The Human Condition, the Museum, and OxyContin

by Sumeja Tulic

February 15, 2019

Slips of paper prepared by The Prescription Addiction Intervention Now (PAIN) at the protest at the Solomon R. Guggenheim Museum on February 9, 2019. Courtesy of the author.

One finds herself at a place, at a time, and in motion because of chance, invitation, or a sense of an obligation. I stood before the Solomon R. Guggenheim Museum last Saturday because of all three. By chance I happen to know someone who invited me to do something I believe I was obliged to do.

So there I was, in line to enter the museum with pockets full of paper slips. One side of the paper slips, in red, capital letters, said “Shame on Sackler” undersigned by PAIN. The other side was a photocopy of a page from a doctor’s prescription pad, communicating that Richard Sackler, M.D., of Perdue Pharma prescribed Solomon R. Guggenheim endless refills of 80 mg of OxyContin. A quotation, seemingly from Sackler, a principle owner of Purdue and the company’s former Chairman and President served as the written “prescription” to be filled: “Increase prescription by convincing doctors that opioids provide ‘freedom’ and ‘peace of mind’…make patients ‘more optimistic’ and ‘less isolated.’”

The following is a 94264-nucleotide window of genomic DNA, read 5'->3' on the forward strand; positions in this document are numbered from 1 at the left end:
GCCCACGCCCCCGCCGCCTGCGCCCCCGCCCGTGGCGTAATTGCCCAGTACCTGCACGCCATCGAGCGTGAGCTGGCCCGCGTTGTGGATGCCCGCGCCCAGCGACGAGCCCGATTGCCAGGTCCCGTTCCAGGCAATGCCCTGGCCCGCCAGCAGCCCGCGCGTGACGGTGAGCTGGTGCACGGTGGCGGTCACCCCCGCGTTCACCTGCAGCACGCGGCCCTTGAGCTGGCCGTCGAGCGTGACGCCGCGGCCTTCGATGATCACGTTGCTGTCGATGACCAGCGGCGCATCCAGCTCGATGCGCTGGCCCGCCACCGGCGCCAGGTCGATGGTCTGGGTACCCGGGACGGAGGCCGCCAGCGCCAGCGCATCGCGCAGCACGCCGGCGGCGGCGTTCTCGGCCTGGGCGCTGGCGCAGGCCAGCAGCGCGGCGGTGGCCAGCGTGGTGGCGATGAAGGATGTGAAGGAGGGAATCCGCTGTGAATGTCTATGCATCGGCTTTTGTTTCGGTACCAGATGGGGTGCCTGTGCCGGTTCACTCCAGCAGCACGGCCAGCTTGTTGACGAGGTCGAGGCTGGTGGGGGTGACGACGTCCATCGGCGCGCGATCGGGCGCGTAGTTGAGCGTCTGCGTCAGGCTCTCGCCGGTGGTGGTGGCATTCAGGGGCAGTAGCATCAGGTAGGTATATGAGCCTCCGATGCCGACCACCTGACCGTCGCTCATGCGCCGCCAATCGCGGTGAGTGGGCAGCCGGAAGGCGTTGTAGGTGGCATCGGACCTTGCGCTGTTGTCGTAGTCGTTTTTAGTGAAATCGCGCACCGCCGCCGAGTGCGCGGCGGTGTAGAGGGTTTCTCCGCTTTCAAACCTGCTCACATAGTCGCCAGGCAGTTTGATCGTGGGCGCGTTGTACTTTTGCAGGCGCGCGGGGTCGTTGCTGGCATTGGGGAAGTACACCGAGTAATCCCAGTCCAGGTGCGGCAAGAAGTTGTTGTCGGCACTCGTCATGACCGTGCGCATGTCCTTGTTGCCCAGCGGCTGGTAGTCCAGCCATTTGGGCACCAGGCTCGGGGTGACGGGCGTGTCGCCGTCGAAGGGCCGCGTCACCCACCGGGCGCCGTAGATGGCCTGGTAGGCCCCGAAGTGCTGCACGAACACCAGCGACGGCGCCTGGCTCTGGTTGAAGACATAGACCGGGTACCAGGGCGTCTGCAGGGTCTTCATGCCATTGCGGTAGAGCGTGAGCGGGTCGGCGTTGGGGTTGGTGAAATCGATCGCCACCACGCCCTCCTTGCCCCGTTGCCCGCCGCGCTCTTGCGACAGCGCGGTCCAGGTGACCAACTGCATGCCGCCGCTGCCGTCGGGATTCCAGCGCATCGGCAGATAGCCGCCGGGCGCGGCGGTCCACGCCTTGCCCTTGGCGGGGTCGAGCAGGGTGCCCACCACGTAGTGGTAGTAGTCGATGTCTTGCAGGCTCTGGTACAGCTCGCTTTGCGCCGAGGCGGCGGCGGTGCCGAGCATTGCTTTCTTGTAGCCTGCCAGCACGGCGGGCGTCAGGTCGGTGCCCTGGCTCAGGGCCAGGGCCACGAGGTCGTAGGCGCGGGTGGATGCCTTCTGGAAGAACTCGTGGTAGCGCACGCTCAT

According to a previously received text message, at a signal, these paper slips were to be thrown from the top floor of the Guggenheim. And so they were, shortly after 6:30 PM, on February 9, 2019. They flew from the highest walkway and every level below, down the rotunda until they reached the ground floor of the museum.

Slips of paper,prepared by The Prescription Addiction Intervention Now (PAIN), thrown from Solomon R. Guggenheim Museum rotunda for the protest at the museum on February 9, 2019. Courtesy of the author.

The Prescription Addiction Intervention Now, or PAIN, prepared the slips of paper. The photographer Nan Goldin, who has recovered from a past addiction to OxyContin, which she was first prescribed following a surgery, founded the group. PAIN describes itself as a gathering of artists, activists, and people dealing with addiction who use direct action to fight the opioid crisis and its main instigators. “We target the Sackler family, which manufactured and pushed OxyContin, through museums and universities that carry their name,” read leaflets that are distributed at their events. PAIN demands that all museums, universities, and educational institutions that have benefited from their philanthropy remove the Sackler title and signage, refuse their funding, and publicly disavow them. Currently, the Guggenheim’s educational facilities are endowed by the Sacklers and carry their name.